Usage of 89Zr-mAbs allows accurate quantification of the biodistribution of mAbs labeled with different equivalents of IRDye800CW. Alteration of biodistribution was observed when more than 1 eq of IRDye800CW was coupled to mAbs.
Molecular imaging with monoclonal antibodies [mAbs] harbors a potential for diagnosis and therapy response evaluation, as well as for the evaluation of molecular processes in vivo. In addition, it can be used to speed up and guide mAb development and to tailor therapy with existing mAbs by providing information about the targeting performance of mAbs and the expression status of cell surface targets. The mAbs labeled with radionuclides can be used for single photon emission computed tomography [SPECT] or positron-emission tomography [PET] and are particularly well suited for a whole-body quantitative imaging of deep-seated tissues. To this end, we recently introduced clinical immuno-PET, which is like performing a 'comprehensive immunohistochemical staining in vivo' [1, 2]. Procedures were developed to radiolabel intact mAbs in a clinical good manufacturing practice [cGMP]-compliant way with zirconium-89 (89Zr, t 1/2 = 78.4 h) and iodine-124 (124I, t 1/2 = 100.3 h), enabling a broadscale clinical application of immuno-PET [3–6]. Notwithstanding these promising developments, immuno-PET has a limited resolution.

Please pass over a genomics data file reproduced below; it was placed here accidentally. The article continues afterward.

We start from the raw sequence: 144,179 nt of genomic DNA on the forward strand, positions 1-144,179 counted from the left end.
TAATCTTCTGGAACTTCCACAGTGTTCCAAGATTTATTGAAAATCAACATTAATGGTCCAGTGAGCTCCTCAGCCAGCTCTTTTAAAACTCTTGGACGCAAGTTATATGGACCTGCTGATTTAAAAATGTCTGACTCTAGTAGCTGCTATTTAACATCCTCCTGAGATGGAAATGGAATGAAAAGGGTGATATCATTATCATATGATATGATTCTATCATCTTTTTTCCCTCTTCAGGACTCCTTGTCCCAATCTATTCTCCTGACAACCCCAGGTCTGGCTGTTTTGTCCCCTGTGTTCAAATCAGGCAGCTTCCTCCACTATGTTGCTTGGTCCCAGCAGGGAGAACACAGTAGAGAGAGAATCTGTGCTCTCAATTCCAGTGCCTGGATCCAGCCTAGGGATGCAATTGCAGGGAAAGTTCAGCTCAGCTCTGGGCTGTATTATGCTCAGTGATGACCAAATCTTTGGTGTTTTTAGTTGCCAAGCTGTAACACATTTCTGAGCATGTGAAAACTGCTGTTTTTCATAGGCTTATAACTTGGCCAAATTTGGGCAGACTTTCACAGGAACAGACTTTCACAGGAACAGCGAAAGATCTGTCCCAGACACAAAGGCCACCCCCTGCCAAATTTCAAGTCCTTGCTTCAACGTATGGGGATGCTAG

Photoimmunodetection [PID], in which mAbs are labeled with fluorescent dyes, might have a complementary clinical potential to immuno-PET [7–19]. It allows high-resolution, real-time, dynamic imaging of superficial tissue layers at the cellular level, without radiation burden to the patient. Therefore, it might be ideal for the detection and characterization of an early-stage or residual disease, for example of cancer during surgery or in a screening setting. During the past years, the preclinical exploration of PID has been boosted by the introduction of more advanced fluorescent dyes, which emit in the near-infrared [NIR] (approximately 700 to 1,000 nm) region of the spectrum . The advantage of NIR dyes is that they enable reasonable tissue penetration of exciting and emitted lights, while the amount of autofluorescence is negligible . Nevertheless, PID is still waiting for a broadscale clinical application.